599 F.2d 485
Antonio Ramos RUIZ, Plaintiff, Appellant,
ADMINISTRATOR OF CORRECTIONS AND PAROLE BOARD OF the
COMMONWEALTH OF PUERTO RICO, Defendant, Appellee.
Luis Antonio Diaz GONZALEZ, Plaintiff, Appellant,
Juan A. DEL VALLE, etc., Defendant, Appellee.
Reinaldo Rivera TORRES, Plaintiff, Appellant,
Irba M. Cruz DE BATISTA, etc., et al., Defendants, Appellees.
Nos. 78-1548, 79-1011, and 79-1016.
United States Court of Appeals,
Argued May 7, 1979.
Decided June 20, 1979.
Jose E. Fernandez-Sein, Santurce, P. R., for plaintiffs, appellants.
Lorraine Riefkohl De Lopez, Asst. Sol. Gen., Dept. of Justice, with whom Hector A. Colon-Cruz, Sol. Gen., San Juan, P. R., was on brief, for defendants, appellees.
Before COFFIN, Chief Judge, CAMPBELL, Circuit Judge, and MURRAY, Senior District Judge.*
LEVIN H. CAMPBELL, Circuit Judge.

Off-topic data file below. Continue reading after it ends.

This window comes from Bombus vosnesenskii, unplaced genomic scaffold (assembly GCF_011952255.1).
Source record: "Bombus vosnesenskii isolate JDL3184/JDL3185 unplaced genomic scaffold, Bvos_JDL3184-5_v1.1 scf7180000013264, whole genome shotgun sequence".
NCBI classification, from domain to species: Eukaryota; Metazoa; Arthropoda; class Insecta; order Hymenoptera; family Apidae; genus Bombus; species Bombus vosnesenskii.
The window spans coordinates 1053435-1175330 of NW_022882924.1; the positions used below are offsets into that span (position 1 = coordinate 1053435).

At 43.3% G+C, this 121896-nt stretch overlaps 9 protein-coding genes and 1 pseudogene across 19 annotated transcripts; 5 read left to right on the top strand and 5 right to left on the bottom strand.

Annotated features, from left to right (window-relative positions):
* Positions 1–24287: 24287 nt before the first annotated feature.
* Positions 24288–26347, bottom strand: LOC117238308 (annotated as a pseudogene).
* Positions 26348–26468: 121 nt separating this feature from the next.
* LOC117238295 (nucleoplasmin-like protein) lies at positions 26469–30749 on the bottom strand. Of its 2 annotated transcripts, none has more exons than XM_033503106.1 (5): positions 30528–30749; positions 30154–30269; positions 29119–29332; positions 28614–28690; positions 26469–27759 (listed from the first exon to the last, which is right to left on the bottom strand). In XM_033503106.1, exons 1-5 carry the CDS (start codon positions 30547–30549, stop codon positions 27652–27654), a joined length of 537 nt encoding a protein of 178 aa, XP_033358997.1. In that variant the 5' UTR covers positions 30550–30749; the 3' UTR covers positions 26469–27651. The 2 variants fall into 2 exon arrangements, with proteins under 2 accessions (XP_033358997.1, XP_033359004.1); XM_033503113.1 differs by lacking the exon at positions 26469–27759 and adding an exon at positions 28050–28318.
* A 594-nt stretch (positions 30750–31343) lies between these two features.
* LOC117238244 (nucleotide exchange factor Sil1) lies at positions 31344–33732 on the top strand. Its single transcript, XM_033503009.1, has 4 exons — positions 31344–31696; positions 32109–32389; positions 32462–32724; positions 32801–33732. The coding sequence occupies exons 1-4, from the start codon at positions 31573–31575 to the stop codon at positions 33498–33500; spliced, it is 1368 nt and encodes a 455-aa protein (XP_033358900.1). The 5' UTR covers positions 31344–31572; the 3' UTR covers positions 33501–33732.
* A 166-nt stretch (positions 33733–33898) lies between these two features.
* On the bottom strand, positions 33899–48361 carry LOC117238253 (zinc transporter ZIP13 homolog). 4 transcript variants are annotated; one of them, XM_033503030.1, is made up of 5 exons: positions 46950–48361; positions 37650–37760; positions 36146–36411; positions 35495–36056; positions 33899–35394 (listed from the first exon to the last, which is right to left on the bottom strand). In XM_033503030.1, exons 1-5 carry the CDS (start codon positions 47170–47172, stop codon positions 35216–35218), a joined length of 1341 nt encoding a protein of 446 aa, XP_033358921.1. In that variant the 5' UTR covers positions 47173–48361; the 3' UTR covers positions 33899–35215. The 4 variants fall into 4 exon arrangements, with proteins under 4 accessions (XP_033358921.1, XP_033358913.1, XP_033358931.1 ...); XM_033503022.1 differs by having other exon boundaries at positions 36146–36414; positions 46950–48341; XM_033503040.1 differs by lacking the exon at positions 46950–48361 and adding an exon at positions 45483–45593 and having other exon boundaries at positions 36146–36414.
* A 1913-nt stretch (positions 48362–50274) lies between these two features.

Plaintiffs, while inmates in Puerto Rican prisons, filed separate pro se mandamus petitions basically seeking adherence to the procedures for rendering parole decisions specified in the stipulation for the entry of judgment in Montero Torres v. Hernandez Colon, No. 75-828 (D.P.R. Sept. 19, 1977). That judgment sets forth, Inter alia, the time limits within which prisoners' records are to be forwarded to the parole board and the board's decision thereon is to be rendered, time limits allegedly not adhered to in plaintiffs' cases. The district court, rejecting the magistrate's recommendations that the petitions be filed as complaints under 42 U.S.C. § 1983, apparently construed the petitions as challenges to the fact or duration of confinement and therefore dismissed them in accordance with Preiser v. Rodriguez, 411 U.S. 475, 93 S.Ct. 1827, 36 L.Ed.2d 439 (1973), but without prejudice. Plaintiffs claim the district court misread their petitions for they were not challenges to the length of their confinement and thus governed by Preiser v. Rodriguez, but were proceedings in contempt for violations of rights secured to them by the judgment in Montero Torres.